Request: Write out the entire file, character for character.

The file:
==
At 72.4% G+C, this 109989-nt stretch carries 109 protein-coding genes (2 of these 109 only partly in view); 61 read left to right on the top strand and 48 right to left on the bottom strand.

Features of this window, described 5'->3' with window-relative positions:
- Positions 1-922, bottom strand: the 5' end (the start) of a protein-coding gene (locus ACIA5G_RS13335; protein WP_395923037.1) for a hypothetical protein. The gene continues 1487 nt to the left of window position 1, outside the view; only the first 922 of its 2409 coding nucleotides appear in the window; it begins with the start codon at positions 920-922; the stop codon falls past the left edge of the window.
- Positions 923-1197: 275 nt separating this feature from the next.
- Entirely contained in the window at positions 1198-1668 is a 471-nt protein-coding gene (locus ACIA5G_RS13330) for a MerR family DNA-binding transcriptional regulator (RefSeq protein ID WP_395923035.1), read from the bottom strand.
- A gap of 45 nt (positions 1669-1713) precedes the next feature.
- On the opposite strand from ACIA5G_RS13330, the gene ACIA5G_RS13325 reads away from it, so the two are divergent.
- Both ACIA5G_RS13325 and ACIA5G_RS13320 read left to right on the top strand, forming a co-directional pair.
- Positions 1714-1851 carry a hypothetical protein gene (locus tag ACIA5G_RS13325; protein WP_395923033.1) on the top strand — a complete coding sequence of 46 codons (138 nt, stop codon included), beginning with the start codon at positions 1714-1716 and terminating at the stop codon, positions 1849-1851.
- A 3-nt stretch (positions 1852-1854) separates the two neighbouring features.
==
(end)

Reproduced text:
At 72.4% G+C, this 109989-nt stretch carries 109 protein-coding genes (2 of these 109 only partly in view); 61 read left to right on the top strand and 48 right to left on the bottom strand.

Features of this window, described 5'->3' with window-relative positions:
- Positions 1-922, bottom strand: the 5' end (the start) of a protein-coding gene (locus ACIA5G_RS13335; protein WP_395923037.1) for a hypothetical protein. The gene continues 1487 nt to the left of window position 1, outside the view; only the first 922 of its 2409 coding nucleotides appear in the window; it begins with the start codon at positions 920-922; the stop codon falls past the left edge of the window.
- Positions 923-1197: 275 nt separating this feature from the next.
- Entirely contained in the window at positions 1198-1668 is a 471-nt protein-coding gene (locus ACIA5G_RS13330) for a MerR family DNA-binding transcriptional regulator (RefSeq protein ID WP_395923035.1), read from the bottom strand.
- A gap of 45 nt (positions 1669-1713) precedes the next feature.
- On the opposite strand from ACIA5G_RS13330, the gene ACIA5G_RS13325 reads away from it, so the two are divergent.
- Both ACIA5G_RS13325 and ACIA5G_RS13320 read left to right on the top strand, forming a co-directional pair.
- Positions 1714-1851 carry a hypothetical protein gene (locus tag ACIA5G_RS13325; protein WP_395923033.1) on the top strand — a complete coding sequence of 46 codons (138 nt, stop codon included), beginning with the start codon at positions 1714-1716 and terminating at the stop codon, positions 1849-1851.
- A 3-nt stretch (positions 1852-1854) separates the two neighbouring features.